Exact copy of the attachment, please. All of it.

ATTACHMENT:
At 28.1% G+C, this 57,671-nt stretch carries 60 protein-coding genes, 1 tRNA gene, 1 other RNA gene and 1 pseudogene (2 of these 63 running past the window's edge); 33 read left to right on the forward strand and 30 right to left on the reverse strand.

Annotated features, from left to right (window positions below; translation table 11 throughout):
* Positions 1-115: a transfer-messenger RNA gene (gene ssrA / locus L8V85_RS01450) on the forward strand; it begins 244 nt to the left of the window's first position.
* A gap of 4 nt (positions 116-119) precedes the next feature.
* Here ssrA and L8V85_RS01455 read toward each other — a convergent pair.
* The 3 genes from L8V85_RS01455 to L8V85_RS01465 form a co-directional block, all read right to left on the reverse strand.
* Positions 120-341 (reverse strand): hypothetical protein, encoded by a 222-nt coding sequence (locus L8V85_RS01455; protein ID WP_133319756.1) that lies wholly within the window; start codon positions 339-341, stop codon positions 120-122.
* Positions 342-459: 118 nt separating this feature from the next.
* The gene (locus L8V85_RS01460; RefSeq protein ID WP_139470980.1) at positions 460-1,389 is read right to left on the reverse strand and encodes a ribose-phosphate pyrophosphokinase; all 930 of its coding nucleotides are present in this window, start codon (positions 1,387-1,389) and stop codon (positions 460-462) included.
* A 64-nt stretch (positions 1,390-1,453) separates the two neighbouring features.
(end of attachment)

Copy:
At 28.1% G+C, this 57,671-nt stretch carries 60 protein-coding genes, 1 tRNA gene, 1 other RNA gene and 1 pseudogene (2 of these 63 running past the window's edge); 33 read left to right on the forward strand and 30 right to left on the reverse strand.

Annotated features, from left to right (window positions below; translation table 11 throughout):
* Positions 1-115: a transfer-messenger RNA gene (gene ssrA / locus L8V85_RS01450) on the forward strand; it begins 244 nt to the left of the window's first position.
* A gap of 4 nt (positions 116-119) precedes the next feature.
* Here ssrA and L8V85_RS01455 read toward each other — a convergent pair.
* The 3 genes from L8V85_RS01455 to L8V85_RS01465 form a co-directional block, all read right to left on the reverse strand.
* Positions 120-341 (reverse strand): hypothetical protein, encoded by a 222-nt coding sequence (locus L8V85_RS01455; protein ID WP_133319756.1) that lies wholly within the window; start codon positions 339-341, stop codon positions 120-122.
* Positions 342-459: 118 nt separating this feature from the next.
* The gene (locus L8V85_RS01460; RefSeq protein ID WP_139470980.1) at positions 460-1,389 is read right to left on the reverse strand and encodes a ribose-phosphate pyrophosphokinase; all 930 of its coding nucleotides are present in this window, start codon (positions 1,387-1,389) and stop codon (positions 460-462) included.
* A 64-nt stretch (positions 1,390-1,453) separates the two neighbouring features.